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New Medicare-Funded BRCA Testing – Use With Caution

GPs may have to correct some patients’ misunderstanding following reports in the general media suggesting that testing for high risk cancer genes was now available to everyone free of charge.

Writing in the latest issue of the MJA, Australian genetics experts say that testing for specific high- risk genetic mutations, especially BRCA1 and BRCA2 has been available to appropriate patients free of charge (but not Medicare-rebated) by genetic specialists in public clinics for over 20 years.

What’s new is that these tests now attract a Medicare rebate and you don’t have to be a genetic specialist to order them, but they are still only available to selected patients.

“Testing is appropriate when there is at least a 10% chance of identifying a gene mutation responsible for the personal or family history of cancer,” the authors of the article wrote.

There are a number of algorithms available to help clinicians calculate whether the likelihood of having one of these cancer-causing genetic mutations is at least 10%.

Usually testing is initially considered for patients who have been diagnosed with either breast or ovarian cancer, and because of their young age and/or their strong family history are considered at high possibility of having a genetic mutation that explains their condition.

The new item numbers (73295,73296 and 73297) cover testing for heritable germline mutations in seven genes including BRCA1 and BRCA2. If such a mutation is found, then at risk adult relatives will be justified in also accessing testing.

However, as the article authors point out there are limitations with this type of genetic testing. Firstly most breast and ovarian cancers occur in people without an identifiable underlying genetic variant.

“Only 5% of female breast cancers, 15% of invasive epithelial ovarian cancers and up to 14% of male breast cancers are related to BRCA1 or BRCA2 mutations, thus, most patients with breast cancer do not need, nor will they benefit from, a genetic test,” they said.

That’s not to say the absence of BRCA1 or BRCA2, or one of the other rarer high-risk mutations currently tested for, excludes the possibility that the patient has inherited a predisposition to the cancer. Families that appear to have a high prevalence of these types of cancer may indeed have an inherited genetic mutation, it is just that because of limitations of technology and knowledge it is yet to be isolated.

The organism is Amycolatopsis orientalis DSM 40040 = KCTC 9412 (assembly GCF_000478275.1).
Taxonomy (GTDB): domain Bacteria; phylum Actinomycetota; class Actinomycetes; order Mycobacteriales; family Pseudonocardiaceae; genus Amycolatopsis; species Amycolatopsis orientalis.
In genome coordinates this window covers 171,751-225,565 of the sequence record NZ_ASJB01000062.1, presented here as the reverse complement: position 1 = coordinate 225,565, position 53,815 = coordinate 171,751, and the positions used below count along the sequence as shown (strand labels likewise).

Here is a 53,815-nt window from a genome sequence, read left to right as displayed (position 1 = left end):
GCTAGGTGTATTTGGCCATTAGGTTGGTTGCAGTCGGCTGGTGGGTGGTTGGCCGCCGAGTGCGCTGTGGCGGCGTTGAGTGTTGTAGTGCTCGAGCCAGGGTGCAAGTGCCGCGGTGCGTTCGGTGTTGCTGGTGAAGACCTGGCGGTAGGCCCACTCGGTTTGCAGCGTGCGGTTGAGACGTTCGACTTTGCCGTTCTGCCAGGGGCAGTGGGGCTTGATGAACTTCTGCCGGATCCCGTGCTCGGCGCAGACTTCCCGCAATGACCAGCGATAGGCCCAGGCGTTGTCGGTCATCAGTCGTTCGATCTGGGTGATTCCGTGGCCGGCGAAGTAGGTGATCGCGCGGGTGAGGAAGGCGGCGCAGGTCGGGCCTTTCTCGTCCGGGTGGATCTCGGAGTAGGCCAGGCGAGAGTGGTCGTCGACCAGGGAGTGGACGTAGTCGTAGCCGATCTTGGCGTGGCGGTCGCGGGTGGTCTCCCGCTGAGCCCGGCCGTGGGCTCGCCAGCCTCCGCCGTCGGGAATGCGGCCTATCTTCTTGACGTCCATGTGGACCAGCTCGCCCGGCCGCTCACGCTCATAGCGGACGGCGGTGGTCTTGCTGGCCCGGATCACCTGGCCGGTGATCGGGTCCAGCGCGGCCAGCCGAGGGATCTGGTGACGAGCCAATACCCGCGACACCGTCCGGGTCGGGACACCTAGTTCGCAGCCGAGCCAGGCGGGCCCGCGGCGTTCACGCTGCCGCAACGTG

What’s more, the sensitivity of the current testing methods, means that a number of incidental genetic mutations may be noted, but the significance of these is as yet unknown. It is critical that when testing is requested for a relative of an affected patient, the laboratory is informed of the exact genetic variation found in the original affected patient, to ensure pathologists distinguish between the disease-causing mutation and variants of undetermined significance. The authors also suggest confining testing to only the most likely variant/s rather than requesting testing for mutations in multiple genes.

“[T]he testing of multiple genes may uncover unclassified variants, variants outside the usual clinical context, variants unrelated to the current cancer, or unexpected important variants for which the patient has not been well prepared,” they said.

They also suggest education and counselling be given to patients considering this genetic testing, and written consent obtained.

The new Medicare item numbers represent a major step forward in terms of genetic and genomic testing becoming mainstream, but, as the current incorrect media headlines demonstrate, this transition is going to require information and education. Clinicians who order these tests are likely to benefit from establishing close ties with genetic services and specialists to ensure best and appropriate practice in this ever-expanding area of medicine.


Med J Aust 2018; 209 (5): 193-196. || doi: 10.5694/mja17.01124